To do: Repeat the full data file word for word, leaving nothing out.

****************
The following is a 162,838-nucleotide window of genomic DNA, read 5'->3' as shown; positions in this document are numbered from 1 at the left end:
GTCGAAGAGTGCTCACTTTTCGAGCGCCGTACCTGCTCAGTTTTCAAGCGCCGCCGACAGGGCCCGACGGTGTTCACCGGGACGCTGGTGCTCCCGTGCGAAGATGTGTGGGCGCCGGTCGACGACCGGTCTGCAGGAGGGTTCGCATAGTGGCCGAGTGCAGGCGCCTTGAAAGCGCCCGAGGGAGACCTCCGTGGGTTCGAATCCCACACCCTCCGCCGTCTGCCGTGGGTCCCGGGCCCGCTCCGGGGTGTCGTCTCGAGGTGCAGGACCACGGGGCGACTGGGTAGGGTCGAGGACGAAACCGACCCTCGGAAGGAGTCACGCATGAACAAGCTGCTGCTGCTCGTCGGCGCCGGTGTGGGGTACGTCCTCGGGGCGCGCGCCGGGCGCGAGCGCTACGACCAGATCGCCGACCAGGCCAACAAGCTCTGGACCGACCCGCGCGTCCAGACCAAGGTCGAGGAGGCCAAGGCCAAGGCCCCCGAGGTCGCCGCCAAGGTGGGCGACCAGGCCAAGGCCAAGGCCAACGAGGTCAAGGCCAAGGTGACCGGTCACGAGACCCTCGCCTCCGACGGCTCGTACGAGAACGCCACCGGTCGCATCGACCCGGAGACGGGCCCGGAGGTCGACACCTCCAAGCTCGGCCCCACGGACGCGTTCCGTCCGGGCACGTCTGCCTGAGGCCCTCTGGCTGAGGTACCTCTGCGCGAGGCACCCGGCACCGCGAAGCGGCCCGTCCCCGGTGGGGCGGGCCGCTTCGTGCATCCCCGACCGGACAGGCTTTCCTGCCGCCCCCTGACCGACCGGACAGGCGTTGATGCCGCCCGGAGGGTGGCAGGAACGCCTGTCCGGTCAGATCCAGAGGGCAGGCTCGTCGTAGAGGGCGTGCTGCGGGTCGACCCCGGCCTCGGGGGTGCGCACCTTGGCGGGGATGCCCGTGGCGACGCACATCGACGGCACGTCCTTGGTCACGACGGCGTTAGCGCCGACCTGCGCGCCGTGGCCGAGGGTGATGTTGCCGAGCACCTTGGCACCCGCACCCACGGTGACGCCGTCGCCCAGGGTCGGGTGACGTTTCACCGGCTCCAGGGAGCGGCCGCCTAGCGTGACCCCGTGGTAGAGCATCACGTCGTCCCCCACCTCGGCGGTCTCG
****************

The following is a 162,838-nucleotide window of genomic DNA, read 5'->3' as shown; positions in this document are numbered from 1 at the left end:
GTCGAAGAGTGCTCACTTTTCGAGCGCCGTACCTGCTCAGTTTTCAAGCGCCGCCGACAGGGCCCGACGGTGTTCACCGGGACGCTGGTGCTCCCGTGCGAAGATGTGTGGGCGCCGGTCGACGACCGGTCTGCAGGAGGGTTCGCATAGTGGCCGAGTGCAGGCGCCTTGAAAGCGCCCGAGGGAGACCTCCGTGGGTTCGAATCCCACACCCTCCGCCGTCTGCCGTGGGTCCCGGGCCCGCTCCGGGGTGTCGTCTCGAGGTGCAGGACCACGGGGCGACTGGGTAGGGTCGAGGACGAAACCGACCCTCGGAAGGAGTCACGCATGAACAAGCTGCTGCTGCTCGTCGGCGCCGGTGTGGGGTACGTCCTCGGGGCGCGCGCCGGGCGCGAGCGCTACGACCAGATCGCCGACCAGGCCAACAAGCTCTGGACCGACCCGCGCGTCCAGACCAAGGTCGAGGAGGCCAAGGCCAAGGCCCCCGAGGTCGCCGCCAAGGTGGGCGACCAGGCCAAGGCCAAGGCCAACGAGGTCAAGGCCAAGGTGACCGGTCACGAGACCCTCGCCTCCGACGGCTCGTACGAGAACGCCACCGGTCGCATCGACCCGGAGACGGGCCCGGAGGTCGACACCTCCAAGCTCGGCCCCACGGACGCGTTCCGTCCGGGCACGTCTGCCTGAGGCCCTCTGGCTGAGGTACCTCTGCGCGAGGCACCCGGCACCGCGAAGCGGCCCGTCCCCGGTGGGGCGGGCCGCTTCGTGCATCCCCGACCGGACAGGCTTTCCTGCCGCCCCCTGACCGACCGGACAGGCGTTGATGCCGCCCGGAGGGTGGCAGGAACGCCTGTCCGGTCAGATCCAGAGGGCAGGCTCGTCGTAGAGGGCGTGCTGCGGGTCGACCCCGGCCTCGGGGGTGCGCACCTTGGCGGGGATGCCCGTGGCGACGCACATCGACGGCACGTCCTTGGTCACGACGGCGTTAGCGCCGACCTGCGCGCCGTGGCCGAGGGTGATGTTGCCGAGCACCTTGGCACCCGCACCCACGGTGACGCCGTCGCCCAGGGTCGGGTGACGTTTCACCGGCTCCAGGGAGCGGCCGCCTAGCGTGACCCCGTGGTAGAGCATCACGTCGTCCCCCACCTCGGCGGTCTCG